With so many so-called “healthy” food products lining shop shelves, it’s important that we look beyond fancy labels and catchy phrases. Just because we see buzzwords like “sugar-free”, “fibre-rich”, and “low-fat” on the packaging doesn’t mean we should feel it’s okay to binge them.
Here are five seemingly healthy foods that actually pack just as much fat, sugar, and calories as their ordinary counterparts.
Sports drinks are marketed as the perfect post-workout drink and ultimate thirst-quencher – but this could not be further from the truth. These power drinks are specially designed for athletes who need to replace a lot of lost carbohydrates and nutrients after an intense training session, and they contain electrolytes and sugar.
For the average gym-goer, drinking them can do more harm than good. In fact, the average sports drink contains at least 250 calories per bottle, and some even have as much sugar as a bottle of Coke! You’re better off sticking to plain water.
These “healthier” dressings could really end up hurting your diet. Many of them are piled with artificial flavours, salt, and preservatives. They also contain sugar to enhance the flavour of the otherwise bland mixture. Now, this doesn’t mean you have to ditch them altogether. Just stick to versions which list oil, water and vinegar as the main ingredients, and avoid misleading “low-fat” labels. You can also make your own salad dressing using balsamic vinegar, olive oil, and a pinch of salt and pepper.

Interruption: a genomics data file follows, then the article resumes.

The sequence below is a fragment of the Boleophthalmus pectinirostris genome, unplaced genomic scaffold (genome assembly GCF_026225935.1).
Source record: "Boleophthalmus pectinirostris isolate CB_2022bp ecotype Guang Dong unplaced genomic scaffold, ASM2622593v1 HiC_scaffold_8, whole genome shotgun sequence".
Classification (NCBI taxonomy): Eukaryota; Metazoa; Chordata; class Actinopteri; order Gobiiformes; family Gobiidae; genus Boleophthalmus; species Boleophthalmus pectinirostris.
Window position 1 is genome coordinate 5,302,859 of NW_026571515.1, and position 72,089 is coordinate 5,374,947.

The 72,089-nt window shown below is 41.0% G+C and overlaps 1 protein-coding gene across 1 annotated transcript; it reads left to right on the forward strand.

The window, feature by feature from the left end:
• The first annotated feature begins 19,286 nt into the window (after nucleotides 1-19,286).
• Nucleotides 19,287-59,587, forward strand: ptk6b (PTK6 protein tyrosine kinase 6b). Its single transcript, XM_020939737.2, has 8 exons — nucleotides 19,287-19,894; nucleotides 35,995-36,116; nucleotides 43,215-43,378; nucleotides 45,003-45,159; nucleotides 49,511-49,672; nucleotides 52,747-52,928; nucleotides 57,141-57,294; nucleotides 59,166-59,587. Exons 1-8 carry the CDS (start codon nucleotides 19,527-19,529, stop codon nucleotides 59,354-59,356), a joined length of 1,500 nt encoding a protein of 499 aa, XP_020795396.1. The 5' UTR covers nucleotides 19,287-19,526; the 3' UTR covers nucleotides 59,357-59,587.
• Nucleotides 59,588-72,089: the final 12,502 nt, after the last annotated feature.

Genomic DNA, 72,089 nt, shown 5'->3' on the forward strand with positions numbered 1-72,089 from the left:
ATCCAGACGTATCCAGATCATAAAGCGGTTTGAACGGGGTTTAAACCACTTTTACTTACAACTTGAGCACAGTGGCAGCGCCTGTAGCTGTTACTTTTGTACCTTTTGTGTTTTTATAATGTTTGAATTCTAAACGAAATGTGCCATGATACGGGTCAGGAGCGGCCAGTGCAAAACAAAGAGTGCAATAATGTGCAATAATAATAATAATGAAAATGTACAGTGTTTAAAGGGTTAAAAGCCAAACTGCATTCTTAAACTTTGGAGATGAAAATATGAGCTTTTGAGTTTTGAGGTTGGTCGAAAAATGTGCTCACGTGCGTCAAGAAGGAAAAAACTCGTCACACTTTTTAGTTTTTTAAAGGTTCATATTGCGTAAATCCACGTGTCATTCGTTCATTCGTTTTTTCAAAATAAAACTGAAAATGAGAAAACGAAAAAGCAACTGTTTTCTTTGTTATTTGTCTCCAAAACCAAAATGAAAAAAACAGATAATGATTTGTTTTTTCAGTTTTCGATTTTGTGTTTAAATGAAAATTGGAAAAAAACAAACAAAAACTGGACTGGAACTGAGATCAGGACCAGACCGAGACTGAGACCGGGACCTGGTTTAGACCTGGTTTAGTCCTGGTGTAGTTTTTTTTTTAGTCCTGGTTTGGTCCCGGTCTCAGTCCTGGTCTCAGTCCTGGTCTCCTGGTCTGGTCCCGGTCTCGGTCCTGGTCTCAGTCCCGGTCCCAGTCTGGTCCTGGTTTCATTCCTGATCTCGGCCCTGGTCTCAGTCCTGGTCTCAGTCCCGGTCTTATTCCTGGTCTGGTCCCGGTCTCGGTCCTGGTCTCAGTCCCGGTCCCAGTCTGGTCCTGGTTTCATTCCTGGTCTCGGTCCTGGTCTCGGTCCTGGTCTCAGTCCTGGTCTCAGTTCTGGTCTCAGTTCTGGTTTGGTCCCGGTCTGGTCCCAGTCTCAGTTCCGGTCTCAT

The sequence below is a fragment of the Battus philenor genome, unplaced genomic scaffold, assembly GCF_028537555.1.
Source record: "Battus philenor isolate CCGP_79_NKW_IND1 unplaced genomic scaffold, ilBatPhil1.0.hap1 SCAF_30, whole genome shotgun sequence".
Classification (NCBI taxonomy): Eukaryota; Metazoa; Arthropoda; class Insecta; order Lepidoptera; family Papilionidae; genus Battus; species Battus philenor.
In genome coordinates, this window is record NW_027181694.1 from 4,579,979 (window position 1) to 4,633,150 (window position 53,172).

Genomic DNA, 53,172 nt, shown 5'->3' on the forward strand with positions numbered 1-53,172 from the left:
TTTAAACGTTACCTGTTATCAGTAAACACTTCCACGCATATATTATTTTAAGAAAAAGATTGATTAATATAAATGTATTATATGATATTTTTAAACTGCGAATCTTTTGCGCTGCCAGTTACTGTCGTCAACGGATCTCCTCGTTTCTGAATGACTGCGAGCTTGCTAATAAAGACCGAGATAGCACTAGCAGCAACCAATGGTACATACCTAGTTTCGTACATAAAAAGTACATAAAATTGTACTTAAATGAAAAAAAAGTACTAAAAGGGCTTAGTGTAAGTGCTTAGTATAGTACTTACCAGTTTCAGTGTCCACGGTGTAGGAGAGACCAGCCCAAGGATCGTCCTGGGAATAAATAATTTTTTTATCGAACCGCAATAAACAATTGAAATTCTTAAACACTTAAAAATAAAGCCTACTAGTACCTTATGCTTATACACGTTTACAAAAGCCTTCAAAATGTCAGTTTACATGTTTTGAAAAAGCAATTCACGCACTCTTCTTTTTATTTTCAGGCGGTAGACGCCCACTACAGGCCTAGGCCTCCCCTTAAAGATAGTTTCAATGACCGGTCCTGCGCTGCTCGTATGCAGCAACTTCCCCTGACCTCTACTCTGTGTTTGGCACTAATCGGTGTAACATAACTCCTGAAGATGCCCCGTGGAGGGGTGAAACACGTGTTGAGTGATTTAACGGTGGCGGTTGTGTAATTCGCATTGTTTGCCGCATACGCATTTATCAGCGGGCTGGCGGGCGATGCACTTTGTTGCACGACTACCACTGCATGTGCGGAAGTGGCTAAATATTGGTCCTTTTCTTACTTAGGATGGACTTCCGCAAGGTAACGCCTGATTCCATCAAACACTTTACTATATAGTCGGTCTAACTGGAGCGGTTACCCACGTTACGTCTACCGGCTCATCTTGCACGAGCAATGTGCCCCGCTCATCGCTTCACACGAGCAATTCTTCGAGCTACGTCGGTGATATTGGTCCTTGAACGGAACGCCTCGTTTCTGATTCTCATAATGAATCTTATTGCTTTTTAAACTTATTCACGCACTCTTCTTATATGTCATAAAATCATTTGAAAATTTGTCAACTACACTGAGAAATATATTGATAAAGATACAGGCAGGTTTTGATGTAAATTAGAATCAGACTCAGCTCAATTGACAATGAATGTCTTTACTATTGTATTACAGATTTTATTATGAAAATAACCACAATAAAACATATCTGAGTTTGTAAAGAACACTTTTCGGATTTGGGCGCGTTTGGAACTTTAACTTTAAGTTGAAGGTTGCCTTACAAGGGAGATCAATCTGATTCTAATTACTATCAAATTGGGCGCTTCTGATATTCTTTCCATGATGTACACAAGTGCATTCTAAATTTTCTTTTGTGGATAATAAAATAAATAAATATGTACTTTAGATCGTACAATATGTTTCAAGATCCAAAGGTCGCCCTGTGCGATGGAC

These “nutrient-packed” bars may seem like a healthy go-to snack – after all, they’re filled with fruit, rolled oats, and nuts. But take a quick glance at the ingredient list, and you’ll see many of them are just candy bars in disguise – most contain hydrogenated oils and high-fructose syrup. A bowl of oatmeal with fresh fruit and a drizzle of honey is a much healthier alternative.
It’s easy to demolish an entire bag of vegetable crisps and still feel good about it – because they’re vegetables, right?
But these snacks are too good to be true. While many claim to be made from vegetables, they are usually made by adding coloured powders to potato starch and cornflour. They also contain a lot of salt, and sometimes sugar, to replicate the flavour of real potato crisps. Instead of these “guilt-free” snacks, increase your fibre intake with real vegetables.
Nothing beats the heat like a froyo treat! It’s both delicious and healthy – or is it? While frozen yogurt contains less fat than ice cream, because it is made with milk instead of cream, the sugar content is pretty much the same. What’s more, the never-ending array of colourful toppings that come with froyo can easily bump up the sugar and calorie content. A healthier bet is plain yogurt and fresh fruit.